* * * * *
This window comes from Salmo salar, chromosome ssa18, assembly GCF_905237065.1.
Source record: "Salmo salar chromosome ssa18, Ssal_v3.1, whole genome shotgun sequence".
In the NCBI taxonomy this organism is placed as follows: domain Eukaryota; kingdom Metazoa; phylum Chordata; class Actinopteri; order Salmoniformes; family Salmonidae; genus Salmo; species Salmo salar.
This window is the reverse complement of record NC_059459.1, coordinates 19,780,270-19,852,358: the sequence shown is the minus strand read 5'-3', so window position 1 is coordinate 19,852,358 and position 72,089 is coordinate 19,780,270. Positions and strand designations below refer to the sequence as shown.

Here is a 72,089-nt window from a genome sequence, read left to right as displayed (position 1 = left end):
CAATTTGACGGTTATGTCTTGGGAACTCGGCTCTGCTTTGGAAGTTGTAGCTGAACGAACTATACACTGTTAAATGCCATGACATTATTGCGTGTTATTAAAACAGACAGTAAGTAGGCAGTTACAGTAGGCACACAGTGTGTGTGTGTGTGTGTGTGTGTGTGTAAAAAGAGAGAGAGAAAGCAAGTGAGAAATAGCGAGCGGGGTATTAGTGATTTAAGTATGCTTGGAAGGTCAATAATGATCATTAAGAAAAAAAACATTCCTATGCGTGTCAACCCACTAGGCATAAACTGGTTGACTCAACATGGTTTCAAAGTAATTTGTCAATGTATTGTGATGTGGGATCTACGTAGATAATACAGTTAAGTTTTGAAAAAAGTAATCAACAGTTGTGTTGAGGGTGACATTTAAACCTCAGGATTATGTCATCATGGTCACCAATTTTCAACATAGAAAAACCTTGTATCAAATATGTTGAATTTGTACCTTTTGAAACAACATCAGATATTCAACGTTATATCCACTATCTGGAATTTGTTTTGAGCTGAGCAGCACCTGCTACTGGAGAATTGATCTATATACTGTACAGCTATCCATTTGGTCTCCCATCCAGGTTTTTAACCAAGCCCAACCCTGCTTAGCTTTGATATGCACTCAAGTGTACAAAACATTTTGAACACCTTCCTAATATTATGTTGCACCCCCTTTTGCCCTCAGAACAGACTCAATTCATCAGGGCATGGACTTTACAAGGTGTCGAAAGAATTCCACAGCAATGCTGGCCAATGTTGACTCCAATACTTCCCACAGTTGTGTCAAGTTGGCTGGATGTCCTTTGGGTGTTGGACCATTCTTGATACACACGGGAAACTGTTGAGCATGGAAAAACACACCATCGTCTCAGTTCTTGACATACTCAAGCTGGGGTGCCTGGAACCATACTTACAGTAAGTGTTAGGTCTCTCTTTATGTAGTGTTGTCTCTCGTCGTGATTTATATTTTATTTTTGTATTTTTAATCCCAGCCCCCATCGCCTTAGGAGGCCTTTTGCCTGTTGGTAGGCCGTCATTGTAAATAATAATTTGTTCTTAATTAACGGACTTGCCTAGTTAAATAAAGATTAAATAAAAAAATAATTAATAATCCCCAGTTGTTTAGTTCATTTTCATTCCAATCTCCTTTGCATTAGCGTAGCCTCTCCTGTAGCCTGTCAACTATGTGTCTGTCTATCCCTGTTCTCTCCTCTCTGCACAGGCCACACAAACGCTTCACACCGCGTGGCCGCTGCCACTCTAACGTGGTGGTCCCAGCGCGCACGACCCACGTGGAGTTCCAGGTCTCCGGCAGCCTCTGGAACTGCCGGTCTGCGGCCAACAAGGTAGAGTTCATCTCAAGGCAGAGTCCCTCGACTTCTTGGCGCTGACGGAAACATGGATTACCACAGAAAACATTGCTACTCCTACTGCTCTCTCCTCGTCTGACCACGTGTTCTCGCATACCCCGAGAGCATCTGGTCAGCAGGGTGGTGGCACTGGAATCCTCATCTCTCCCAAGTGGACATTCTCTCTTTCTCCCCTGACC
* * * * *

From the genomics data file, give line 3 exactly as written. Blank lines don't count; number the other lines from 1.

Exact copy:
In the NCBI taxonomy this organism is placed as follows: domain Eukaryota; kingdom Metazoa; phylum Chordata; class Actinopteri; order Salmoniformes; family Salmonidae; genus Salmo; species Salmo salar.